security tools. Certainly, space programs have also
been inextricably linked with hard power of military
The National Geospatial-Intelligence Agency (NGA)
has long-term commitments to the commercial remote
sensing marketplace to enable the next generation of
orbiting imagers. This way the agency will ensure these
next-generation orbiters are built to meet NGA and U.S.
The amount of publicly available, lower-resolution
satellite images is growing, and allows users to define
and analyze such larger-scale features of sites of interest by government and nongovernment organizations
The companies that collect the imagery also provide
analytical tools that help official and nongovernment
parties monitor situations such as active wild fires, to
include fire reports, perimeters and predictions; as well
as current flood observations, along with warnings,
precipitation and forecasts; and shared media.
Additionally, a number of companies, academic institutions and NGOs have developed their own capabilities to take advantage of space-based imagery.
GeoEye’s IKONOS, launched in 1999, was the first
commercial high-resolution color satellite, with 82-
centimeter resolution, which means the smallest unit
that maps to a single pixel within an image is 82 centimeters by 82 centimeters. It was joined by GeoEye- 1
— with 41-centimeter resolution — in 2008. GeoEye-
1 can locate an object of that size anywhere on Earth.
“We do serve the defense community,” Tully said.
“This frees up more sophisticated satellites to collect
imagery on higher priority targets.”
Additionally, the cost of commercial imagery can be
offset by sales in the private sector. Tully said GeoEye pro-
vides imagery to customers in government, energy, trans-
portation, mining, the media and public safety. GeoEye’s
products find their way into Google Maps, nightly news
broadcasts and even video games.
GeoEye provides satellite imagery to the NGA, its
largest customer, under a service-level agreement,
“Every month, we collect a certain amount of
imagery and make it available. We know in advance
what they want us to collect. What they ask for is
sometimes classified. Sometimes what we collect for
them we can use for other purposes,” he said.
Tully noted that analysts could combine multiple
sources of content and data, such as historical events, cultural information, cellular traffic and Twitter activity, infrastructure and weather, pour all of those attributes and data
into a data fusion engine using high-performance computational algorithms, and apply the results to understand
where things are likely to occur.
Nikki Ange, an environmental scientist with the U.S. Army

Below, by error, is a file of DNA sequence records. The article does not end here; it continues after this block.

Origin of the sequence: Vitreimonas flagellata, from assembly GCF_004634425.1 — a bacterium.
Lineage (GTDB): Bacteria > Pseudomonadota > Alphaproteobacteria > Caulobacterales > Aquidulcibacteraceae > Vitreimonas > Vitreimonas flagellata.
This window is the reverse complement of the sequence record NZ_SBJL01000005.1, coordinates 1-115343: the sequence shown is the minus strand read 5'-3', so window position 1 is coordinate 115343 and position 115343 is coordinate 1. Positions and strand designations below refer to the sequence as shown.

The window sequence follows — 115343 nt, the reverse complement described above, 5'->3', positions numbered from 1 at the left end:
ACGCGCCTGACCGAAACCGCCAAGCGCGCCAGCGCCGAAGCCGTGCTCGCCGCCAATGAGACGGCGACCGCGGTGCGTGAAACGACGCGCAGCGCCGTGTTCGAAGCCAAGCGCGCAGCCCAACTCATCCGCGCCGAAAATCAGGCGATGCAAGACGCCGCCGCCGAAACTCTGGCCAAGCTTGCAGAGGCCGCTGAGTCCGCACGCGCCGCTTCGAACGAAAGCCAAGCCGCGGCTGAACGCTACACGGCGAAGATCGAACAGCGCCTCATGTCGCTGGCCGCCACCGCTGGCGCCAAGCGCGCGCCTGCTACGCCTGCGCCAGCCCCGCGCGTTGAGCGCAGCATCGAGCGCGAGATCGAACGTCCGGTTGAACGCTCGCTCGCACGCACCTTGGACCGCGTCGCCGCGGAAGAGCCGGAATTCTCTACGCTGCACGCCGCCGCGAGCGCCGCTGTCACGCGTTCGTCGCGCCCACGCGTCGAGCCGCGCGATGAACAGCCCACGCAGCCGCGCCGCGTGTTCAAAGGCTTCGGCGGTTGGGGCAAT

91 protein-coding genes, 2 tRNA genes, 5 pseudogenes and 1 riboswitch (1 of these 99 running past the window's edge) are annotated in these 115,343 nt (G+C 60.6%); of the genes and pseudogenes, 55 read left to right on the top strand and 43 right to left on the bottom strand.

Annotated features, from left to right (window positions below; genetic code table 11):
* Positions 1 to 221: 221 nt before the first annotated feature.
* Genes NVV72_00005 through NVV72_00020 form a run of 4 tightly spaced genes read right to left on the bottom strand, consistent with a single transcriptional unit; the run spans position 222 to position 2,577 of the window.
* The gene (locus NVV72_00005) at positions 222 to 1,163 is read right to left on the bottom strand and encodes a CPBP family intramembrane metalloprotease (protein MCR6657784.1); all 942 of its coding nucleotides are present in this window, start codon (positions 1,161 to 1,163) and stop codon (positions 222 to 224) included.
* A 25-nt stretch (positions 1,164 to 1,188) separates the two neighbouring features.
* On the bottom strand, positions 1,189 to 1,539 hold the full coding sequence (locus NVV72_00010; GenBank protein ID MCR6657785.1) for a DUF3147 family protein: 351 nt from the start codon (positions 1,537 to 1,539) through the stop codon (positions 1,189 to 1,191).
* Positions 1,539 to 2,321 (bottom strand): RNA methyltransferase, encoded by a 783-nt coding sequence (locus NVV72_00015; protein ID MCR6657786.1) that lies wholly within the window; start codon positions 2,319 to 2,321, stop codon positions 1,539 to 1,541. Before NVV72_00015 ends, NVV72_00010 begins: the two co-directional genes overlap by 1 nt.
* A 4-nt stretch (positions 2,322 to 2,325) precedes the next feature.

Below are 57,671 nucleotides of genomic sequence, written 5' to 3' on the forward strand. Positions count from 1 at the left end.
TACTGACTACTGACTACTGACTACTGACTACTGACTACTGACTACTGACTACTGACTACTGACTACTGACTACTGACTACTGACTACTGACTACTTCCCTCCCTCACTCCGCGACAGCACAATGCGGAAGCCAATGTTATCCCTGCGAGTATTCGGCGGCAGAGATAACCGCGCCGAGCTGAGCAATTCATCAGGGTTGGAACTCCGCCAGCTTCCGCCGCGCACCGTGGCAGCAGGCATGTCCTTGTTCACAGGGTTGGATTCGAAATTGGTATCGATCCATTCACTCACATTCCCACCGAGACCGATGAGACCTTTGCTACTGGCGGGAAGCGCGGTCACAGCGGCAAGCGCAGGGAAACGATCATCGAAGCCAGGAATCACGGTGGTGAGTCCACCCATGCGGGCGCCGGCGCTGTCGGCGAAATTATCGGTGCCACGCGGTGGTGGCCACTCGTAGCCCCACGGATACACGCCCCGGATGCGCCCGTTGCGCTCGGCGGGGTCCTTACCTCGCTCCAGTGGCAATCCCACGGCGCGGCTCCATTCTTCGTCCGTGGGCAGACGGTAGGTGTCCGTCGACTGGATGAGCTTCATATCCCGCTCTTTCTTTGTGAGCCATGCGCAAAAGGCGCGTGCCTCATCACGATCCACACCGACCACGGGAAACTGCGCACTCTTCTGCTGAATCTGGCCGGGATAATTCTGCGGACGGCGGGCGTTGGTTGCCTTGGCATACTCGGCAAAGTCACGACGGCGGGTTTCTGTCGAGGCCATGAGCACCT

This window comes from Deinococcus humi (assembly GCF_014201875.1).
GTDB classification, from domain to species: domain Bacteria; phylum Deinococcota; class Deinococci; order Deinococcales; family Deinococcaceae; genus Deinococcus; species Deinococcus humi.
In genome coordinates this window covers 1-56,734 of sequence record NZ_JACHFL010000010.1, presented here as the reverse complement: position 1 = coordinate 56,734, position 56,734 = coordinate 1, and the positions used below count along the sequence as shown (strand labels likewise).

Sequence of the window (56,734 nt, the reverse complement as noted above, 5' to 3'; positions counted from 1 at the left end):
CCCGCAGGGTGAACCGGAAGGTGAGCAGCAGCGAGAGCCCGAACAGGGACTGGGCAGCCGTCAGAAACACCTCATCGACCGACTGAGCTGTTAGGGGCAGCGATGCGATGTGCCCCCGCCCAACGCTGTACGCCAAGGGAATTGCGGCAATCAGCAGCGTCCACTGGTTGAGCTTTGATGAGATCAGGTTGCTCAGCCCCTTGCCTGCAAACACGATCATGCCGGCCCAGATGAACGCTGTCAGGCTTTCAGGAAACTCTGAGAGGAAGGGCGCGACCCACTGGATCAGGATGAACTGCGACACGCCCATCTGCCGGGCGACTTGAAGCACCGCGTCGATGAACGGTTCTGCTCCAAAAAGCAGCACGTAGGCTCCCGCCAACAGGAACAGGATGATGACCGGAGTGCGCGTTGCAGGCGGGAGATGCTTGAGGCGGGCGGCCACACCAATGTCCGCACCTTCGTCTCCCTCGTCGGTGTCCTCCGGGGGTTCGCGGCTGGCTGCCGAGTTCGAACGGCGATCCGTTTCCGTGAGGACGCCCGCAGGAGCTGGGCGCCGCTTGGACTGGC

Corps of Engineers’ Norfolk District, and Garrett Wickham, an
environmental protection specialist from the Portland District,
use satellite imagery of Joplin, Mo., and remaining landmarks
to locate properties that require assessment surveys following the tornado that destroyed much of the city May 22.
The same techniques can be applied in other markets, such as infrastructure protection, fraud and criminal activity, or market fluctuations.
Geospatial imagery products can be combined to provide before-and-after comparisons. Different images of
the same area can be layered and superimposed to show
terrain; critical infrastructure such as power plants, dams
and bridges; locations of potential hazardous waste; and
economic sites such as factories and refineries.
In the 2003 report, “The Hidden Gulag: Exposing
North Korea’s Prison Camps; Prisoners’ Testimonies
and Satellite Photographs,” the Committee for Human
Rights in North Korea used commercially available
imagery to correlate reports from former guards and
prisoners from North Korea about the repressive prison
colonies and their conditions, to raise awareness about
conditions in North Korea and call attention on human
rights abuses in that country.
Amnesty International also has published satellite
imagery and details that reveal the true scale of North
Korea’s network of political prison camps and the
200,000 people who are held in horrific conditions.
Satellite imagery also can be applied to Global
Positioning System (GPS) navigation applications.
With the ability to assign GPS tracking devices to “
targets,” progressive imagery can be obtained for dynamic
As the Walking-with-the-Wounded team from the
United Kingdom trekked to the North Pole this spring
(they arrived April 16), an online interactive map from
ESRI UK Ltd., Aylesbury, England, allowed people to
follow the team — which included wounded warriors
— with its real-time GPS position. ■